A move by Chinese authorities to curb growth did little to dampen sentiment.
Futures for the Dow Jones Industrial Average rose 49 points to 13,556, while those for the S&P 500 index were up 6.80 points to 1,522.
Nasdaq 100 futures were up 8.75 points at 1,899.
Among blue chips, Microsoft dropped 0.5% before the open after announcing it agreed to buy internet advertising firm aQuantive in a $6 billion deal. Microsoft is paying $66.50 a share. AQuantative shares skyrocketed 81% to $65 in electronic trade.
The deal comes a day after rival WPP agreed to buy 24/7 Real Media, another Internet advertising firm.
Also on the Dow, General Electric advanced 1.2%. GE is close to a deal to sell its plastics division for nearly $11 billion to Saudi Basic Industries Corp., according to reports in The Wall Street Journal and The New York Times.
And Verizon Communications gained 1.8%. The telecom firm was upgraded to buy from sell at Citigroup, which said near-term earnings risks have been minimized and earnings-per-share growth should override capital spending concerns.
M&A, buyouts fuel market
Mergers & Acquisitions and private-equity buyout activity, which was already running at a breakneck pace this year, has accelerated in recent weeks, with many investors citing it as the key engine of the market's rally.
Also on Friday, the Wall Street Journal reported that Royal Bank of Scotland and Bank of America are in talks to settle their dispute over who will buy ABN Amro's LaSalle.
Trump Entertainment jumped 15% after saying it's received indications of interest to buy the Atlantic City, N.J. company.
CapitalSource agreed to buy Nebraska lender TierOne in a $652 million cash-and-stock deal. TierOne shares jumped nearly 32%.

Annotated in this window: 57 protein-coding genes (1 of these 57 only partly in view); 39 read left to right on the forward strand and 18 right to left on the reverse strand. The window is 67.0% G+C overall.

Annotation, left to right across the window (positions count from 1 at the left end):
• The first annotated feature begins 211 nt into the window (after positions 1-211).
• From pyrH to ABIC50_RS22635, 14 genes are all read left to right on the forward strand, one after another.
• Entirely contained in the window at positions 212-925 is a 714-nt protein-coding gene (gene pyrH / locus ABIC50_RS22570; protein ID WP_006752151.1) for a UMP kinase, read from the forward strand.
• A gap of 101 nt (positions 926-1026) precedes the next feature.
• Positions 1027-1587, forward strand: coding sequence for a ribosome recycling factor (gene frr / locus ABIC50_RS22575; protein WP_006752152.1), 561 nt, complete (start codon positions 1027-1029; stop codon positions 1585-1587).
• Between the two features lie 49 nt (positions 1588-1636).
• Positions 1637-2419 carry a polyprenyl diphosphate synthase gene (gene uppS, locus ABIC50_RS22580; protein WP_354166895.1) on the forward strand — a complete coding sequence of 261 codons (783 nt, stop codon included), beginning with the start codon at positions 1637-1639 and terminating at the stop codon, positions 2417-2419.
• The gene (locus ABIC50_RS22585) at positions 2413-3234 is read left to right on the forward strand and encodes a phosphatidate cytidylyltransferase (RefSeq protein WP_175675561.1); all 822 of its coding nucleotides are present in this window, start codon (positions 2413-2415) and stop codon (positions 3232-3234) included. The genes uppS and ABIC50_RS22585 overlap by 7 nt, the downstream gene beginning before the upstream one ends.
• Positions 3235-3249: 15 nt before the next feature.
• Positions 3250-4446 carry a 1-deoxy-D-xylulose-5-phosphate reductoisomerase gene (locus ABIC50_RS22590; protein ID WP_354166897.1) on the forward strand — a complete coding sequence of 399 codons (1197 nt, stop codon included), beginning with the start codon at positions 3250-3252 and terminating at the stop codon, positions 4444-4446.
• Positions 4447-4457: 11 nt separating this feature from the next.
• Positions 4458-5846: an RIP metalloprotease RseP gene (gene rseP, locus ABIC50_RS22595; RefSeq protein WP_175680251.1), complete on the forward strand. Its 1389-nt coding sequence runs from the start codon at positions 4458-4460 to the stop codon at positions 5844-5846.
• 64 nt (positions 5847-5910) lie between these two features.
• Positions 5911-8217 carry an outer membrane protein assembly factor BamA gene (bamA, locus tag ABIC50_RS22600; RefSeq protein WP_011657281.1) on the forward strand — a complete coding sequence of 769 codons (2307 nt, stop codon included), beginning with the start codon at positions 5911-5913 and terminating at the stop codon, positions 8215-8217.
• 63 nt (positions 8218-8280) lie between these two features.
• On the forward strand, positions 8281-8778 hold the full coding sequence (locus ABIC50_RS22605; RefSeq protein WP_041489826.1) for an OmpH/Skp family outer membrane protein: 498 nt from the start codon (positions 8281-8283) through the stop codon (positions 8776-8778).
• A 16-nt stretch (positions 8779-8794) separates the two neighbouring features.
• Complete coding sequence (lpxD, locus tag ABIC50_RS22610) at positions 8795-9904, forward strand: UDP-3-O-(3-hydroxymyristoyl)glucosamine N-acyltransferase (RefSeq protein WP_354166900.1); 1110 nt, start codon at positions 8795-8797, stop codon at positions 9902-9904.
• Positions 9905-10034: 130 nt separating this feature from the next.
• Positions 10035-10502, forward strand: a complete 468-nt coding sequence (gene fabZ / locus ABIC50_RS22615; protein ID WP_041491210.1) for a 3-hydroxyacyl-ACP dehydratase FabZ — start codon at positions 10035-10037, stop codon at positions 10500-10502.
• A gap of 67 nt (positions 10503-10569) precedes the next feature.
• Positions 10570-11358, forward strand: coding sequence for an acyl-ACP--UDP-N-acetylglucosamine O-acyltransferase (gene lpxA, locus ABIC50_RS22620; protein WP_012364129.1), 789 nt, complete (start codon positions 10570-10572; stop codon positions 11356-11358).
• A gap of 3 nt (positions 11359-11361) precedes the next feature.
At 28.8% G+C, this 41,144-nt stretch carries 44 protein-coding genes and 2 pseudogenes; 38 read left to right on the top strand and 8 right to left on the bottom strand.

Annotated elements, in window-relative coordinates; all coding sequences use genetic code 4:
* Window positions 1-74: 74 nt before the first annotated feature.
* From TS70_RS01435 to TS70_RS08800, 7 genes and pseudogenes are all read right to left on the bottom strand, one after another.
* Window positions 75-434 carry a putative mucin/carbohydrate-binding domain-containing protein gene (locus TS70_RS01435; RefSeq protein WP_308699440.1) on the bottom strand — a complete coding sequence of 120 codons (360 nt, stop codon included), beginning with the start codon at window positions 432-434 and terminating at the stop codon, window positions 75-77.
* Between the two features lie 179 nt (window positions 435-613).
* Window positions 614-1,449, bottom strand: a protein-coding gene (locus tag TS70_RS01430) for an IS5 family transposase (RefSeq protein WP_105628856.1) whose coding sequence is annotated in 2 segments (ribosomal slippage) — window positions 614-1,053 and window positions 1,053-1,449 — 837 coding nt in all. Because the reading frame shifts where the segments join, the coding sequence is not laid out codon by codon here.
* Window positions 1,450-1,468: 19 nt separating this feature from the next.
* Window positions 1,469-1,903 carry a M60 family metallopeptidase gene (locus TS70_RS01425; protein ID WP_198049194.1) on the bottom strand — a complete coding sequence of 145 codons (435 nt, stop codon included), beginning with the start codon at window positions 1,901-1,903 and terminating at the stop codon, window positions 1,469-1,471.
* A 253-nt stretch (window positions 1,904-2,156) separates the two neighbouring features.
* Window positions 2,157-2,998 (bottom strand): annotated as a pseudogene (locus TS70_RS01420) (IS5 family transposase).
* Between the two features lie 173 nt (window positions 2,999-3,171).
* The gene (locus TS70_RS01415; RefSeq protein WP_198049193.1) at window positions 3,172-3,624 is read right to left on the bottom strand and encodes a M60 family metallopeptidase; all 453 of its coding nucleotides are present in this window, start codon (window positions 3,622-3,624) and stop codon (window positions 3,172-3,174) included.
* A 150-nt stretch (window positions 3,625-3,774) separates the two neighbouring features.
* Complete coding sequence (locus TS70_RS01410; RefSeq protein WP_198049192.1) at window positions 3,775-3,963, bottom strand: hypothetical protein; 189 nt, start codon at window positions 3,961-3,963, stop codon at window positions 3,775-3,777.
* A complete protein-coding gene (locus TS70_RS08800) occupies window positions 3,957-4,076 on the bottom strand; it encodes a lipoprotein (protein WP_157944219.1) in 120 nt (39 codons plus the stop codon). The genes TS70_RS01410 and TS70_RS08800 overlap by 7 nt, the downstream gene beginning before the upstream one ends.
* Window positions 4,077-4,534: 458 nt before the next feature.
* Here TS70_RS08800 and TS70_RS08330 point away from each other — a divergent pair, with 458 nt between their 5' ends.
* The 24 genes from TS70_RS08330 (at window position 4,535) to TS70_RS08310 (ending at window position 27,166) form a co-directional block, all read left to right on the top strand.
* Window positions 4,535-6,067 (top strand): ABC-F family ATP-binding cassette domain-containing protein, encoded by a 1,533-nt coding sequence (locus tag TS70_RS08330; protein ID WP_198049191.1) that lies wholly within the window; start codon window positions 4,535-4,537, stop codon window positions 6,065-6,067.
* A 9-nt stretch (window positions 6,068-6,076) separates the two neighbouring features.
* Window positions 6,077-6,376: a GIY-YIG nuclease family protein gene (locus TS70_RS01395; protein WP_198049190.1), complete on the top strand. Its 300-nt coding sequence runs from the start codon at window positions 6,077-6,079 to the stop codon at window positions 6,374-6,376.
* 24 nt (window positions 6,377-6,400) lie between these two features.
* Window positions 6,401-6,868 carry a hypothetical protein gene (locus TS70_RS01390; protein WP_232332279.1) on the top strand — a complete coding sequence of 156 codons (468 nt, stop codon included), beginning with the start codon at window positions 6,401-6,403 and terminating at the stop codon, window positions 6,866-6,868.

And Clear Channel Communications agreed to back a new offer from Bain Capital and Thomas H. Lee Partners.
Cadbury Schweppes gained 1.7% after reports about interest in its U.S. soft drinks unit that's it put on the block.
On the economic front, the University of Michigan's consumer confidence gauge for May could decline as the impact from recent stock-market gains is offset by gasoline price hikes.
Bonds advanced ahead of the data, with the benchmark 10-year Treasury bond rising 2/32 to 98 1/32 in price, while its yield, which moves inversely fell to 4.752%.
Meanwhile, the yen rose across the board against the U.S. dollar after Chinese authorities hiked interest rates and widened the band in which the yuan can trade vs. the dollar.
Starting Saturday, the yuan can move 0.5% in either direction a day, against previous rules limiting the move to 0.3% a day. The more the yuan rises, the less competitive Chinese imports into the U.S. will be.
The Japanese yen, which frequently acts as a proxy for the yuan, rose 0.2% against the dollar, with gains tempered by expectations that Chinese authorities were about to act.
Crude-oil futures rose 29 cents to $65.15 a barrel amid continued concerns about gasoline supplies as well as recent refinery outages.
Gold also advanced as the dollar fell. Gold futures rose 50 cents to $657.70 an ounce.
By Nick Godt